As April 1 looms and closures continue to burden restaurants in the coronavirus pandemic, operators and landlords both are on the edge of their seats.
The Cheesecake Factory Inc. last week warned investors that it, like many multiunit and independent restaurant operators, wasn’t planning to pay rent because of closures related to COVID-19.
“Given the impact of governmental regulations and landlord decisions to close properties, considering the nature of our rent obligations and as part of ongoing efforts to manage our financial position and further preserve financial flexibility, we are not planning to pay rent on our leases for the month of April 2020 at this time,” the company said in Securities and Exchange Commision filings.
The 294-unit Calabasas Hills, Calif.-based company, which owns such brands as The Cheesecake Factory, Grand Lux Café, North Italia and a collection within its Fox Restaurants Concepts subsidiary, said it furloughed about 41,000 hourly workers after closing dining rooms to comply with state and city restrictions to stop the spread of COVID-19.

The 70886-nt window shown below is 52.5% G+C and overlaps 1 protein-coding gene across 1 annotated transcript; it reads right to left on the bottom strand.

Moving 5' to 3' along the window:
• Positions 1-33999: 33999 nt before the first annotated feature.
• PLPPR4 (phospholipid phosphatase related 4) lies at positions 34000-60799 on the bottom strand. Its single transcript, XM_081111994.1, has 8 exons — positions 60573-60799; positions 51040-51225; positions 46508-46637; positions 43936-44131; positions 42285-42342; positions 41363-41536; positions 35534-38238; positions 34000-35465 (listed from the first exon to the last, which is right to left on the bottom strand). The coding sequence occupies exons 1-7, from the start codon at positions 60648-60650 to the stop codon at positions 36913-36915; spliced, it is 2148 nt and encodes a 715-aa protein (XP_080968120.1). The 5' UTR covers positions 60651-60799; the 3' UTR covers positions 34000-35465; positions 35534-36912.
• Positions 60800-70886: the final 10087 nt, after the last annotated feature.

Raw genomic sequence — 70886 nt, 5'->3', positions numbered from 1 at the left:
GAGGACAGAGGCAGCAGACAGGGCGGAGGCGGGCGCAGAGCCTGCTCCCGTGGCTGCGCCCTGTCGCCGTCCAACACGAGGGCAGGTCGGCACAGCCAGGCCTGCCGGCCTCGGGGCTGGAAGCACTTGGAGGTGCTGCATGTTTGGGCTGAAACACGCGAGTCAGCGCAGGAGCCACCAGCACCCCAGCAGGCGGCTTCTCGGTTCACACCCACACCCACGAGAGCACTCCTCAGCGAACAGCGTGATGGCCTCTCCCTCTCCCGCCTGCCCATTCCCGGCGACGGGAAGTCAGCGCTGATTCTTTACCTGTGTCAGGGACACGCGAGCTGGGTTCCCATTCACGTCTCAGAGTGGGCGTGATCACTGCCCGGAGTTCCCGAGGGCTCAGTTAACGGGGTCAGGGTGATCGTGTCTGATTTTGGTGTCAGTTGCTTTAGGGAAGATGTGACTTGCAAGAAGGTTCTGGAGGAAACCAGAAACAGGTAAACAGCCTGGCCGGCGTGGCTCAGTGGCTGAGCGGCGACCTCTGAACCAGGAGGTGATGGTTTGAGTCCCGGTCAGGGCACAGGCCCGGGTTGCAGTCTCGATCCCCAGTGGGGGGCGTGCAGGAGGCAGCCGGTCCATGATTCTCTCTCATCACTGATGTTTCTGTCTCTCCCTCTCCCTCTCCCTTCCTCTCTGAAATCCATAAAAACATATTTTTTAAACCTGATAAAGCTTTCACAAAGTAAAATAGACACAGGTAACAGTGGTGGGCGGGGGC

“We are in various stages of discussions with our landlords regarding ongoing rent obligations, including the potential deferral, abatement and/or restructuring of rent otherwise payable during the period of the COVID-19 related closure,” said Matthew Clark, chief financial officer of The Cheesecake Factory, in the filing. The company had warned landlords as early as March 18 that it would be unable to pay April rents.
“We’ve got to be able to ensure the successful re-entry of these businesses in a post-quarantine, post-COVID-19 world,” said Steven Kamali, founder of the New York-based Hospitality House, an advisory firm for food, drink, hospitality and real estate.
Kamali helped create a coalition, called The Restaurant Network to help operators “face a tremendous amount of liability” in terms of their rent. He said in a phone interview that the coalition included such notable restaurants as Boqueria, Cipriani, Smith & Wollensky and The Smith and such restaurant owners as Stephen Starr and chef Bobby Flay.